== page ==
The music streaming business found itself with an unlikely new player yesterday when supermarket giant Tesco announced that it had bought We7 for £10.8m.

Tesco, which has bought a 91% stake in We7 and will purchase the remaining shares in the company over the coming weeks, said that the deal would complement Tesco’s current music offer in-store and online.

It follows Tesco’s acquisition last year of online film service blinkbox and is, according to a statement, “the latest step in Tesco’s strategy to offer customers new and innovative ways of accessing digital entertainment”.

For We7, which shifted its business model last year from (expensive in licensing terms) on-demand streaming to a Pandora-style personalised radio, the appeal of Tesco is clear: the retailer offers almost unparalleled scale, thanks to its 6,234 stores around the world and millions of shoppers every week.

We7 CEO Steve Purdham said as much when he spoke yesterday of the retailer’s “loyal customer base, numerous marketing channels and international reach”, concluding, “We believe Tesco is the perfect partner to bring we7’s music services to a wider audience.”

For Tesco, the deal offers a simple – and relatively cheap – entry point into an entirely new business. Streaming might seem like potentially small change for a company that made group profits of £3.8bn in 2011/12, but the company has seen like-for-like sales in the UK decline for the last four quarters and in April announced a £1bn turnaround plan for its UK stores.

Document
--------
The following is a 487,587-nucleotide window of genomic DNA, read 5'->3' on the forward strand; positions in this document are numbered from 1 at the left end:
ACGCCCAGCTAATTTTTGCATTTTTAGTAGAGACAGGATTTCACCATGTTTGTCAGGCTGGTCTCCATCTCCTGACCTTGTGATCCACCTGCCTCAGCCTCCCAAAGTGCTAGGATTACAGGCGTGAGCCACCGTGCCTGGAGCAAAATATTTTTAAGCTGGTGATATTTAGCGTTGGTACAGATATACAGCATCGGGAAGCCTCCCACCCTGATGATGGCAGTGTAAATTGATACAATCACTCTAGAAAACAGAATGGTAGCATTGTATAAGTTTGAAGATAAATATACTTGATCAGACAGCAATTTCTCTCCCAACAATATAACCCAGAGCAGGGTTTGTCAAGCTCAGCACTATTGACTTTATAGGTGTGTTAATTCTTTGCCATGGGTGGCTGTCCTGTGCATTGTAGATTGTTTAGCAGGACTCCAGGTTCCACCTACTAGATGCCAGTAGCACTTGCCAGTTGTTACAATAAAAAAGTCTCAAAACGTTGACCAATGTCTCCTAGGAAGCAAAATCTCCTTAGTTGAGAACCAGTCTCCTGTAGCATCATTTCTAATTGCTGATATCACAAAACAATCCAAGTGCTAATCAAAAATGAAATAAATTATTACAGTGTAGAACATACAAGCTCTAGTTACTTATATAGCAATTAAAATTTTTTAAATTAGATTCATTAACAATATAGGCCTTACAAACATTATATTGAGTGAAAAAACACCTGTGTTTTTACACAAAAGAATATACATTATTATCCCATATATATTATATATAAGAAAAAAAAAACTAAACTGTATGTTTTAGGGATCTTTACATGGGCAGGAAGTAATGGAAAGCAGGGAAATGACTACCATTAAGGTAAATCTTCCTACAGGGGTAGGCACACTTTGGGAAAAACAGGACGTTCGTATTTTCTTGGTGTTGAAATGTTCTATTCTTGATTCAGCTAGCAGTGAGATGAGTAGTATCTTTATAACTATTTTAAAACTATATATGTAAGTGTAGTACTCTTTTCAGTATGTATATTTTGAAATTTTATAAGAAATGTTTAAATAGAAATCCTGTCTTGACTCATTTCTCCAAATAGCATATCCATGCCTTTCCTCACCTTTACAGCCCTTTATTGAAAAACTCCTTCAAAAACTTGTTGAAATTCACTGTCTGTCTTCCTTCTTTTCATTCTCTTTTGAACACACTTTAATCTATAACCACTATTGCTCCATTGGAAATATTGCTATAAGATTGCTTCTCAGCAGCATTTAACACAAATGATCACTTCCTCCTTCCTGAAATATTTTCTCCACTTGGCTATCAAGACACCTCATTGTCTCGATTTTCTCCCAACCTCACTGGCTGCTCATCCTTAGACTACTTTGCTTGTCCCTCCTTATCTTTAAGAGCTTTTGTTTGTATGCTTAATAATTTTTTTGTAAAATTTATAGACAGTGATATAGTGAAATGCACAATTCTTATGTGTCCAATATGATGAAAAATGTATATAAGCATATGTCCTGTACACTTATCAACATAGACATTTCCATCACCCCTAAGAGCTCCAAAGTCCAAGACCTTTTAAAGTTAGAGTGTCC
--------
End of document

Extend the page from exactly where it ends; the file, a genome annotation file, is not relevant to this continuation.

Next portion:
Tesco also sells a lot of CDs. In the Kantar Worldpanel 2010 music retailer market shares for the BPI, Tesco had a 9.0% share of total music sales by expenditure, more than double that of

Tellingly, Tesco digital director Mark George hinted that the We7 purchase could just be the start of a range of digital music innovation from the supermarket. “We7 has a great team and a good technology platform from which we can launch a range of digital music services in the future,” he said.

Tesco’s own earlier move into digital, with its download store, has not made any significant impact in a market dominated by iTunes. But as the physical CD business slides, this is clearly an important move by Tesco to try and get a foothold in the emerging streaming sector.

“We7 could and should become the foundation stone of Tesco’s walled-freemium music strategy,” blogged Mark Mulligan. “Tesco have talked a decent digital music game for years now without notable success. A £10 million investment in We7 could well prove to be a very cheap pass to the big time.”

Tesco has huge leverage in the physical market, but as the case of others before it (notably HMV) illustrates, being big on the high street counts for little in the new digital economy where the rules of engagement (and the profit margins) are hugely different. Given record labels’ tempestuous relationship with Tesco over CD sales, how this new relationship plays out over the next 12 months will be very interesting indeed.

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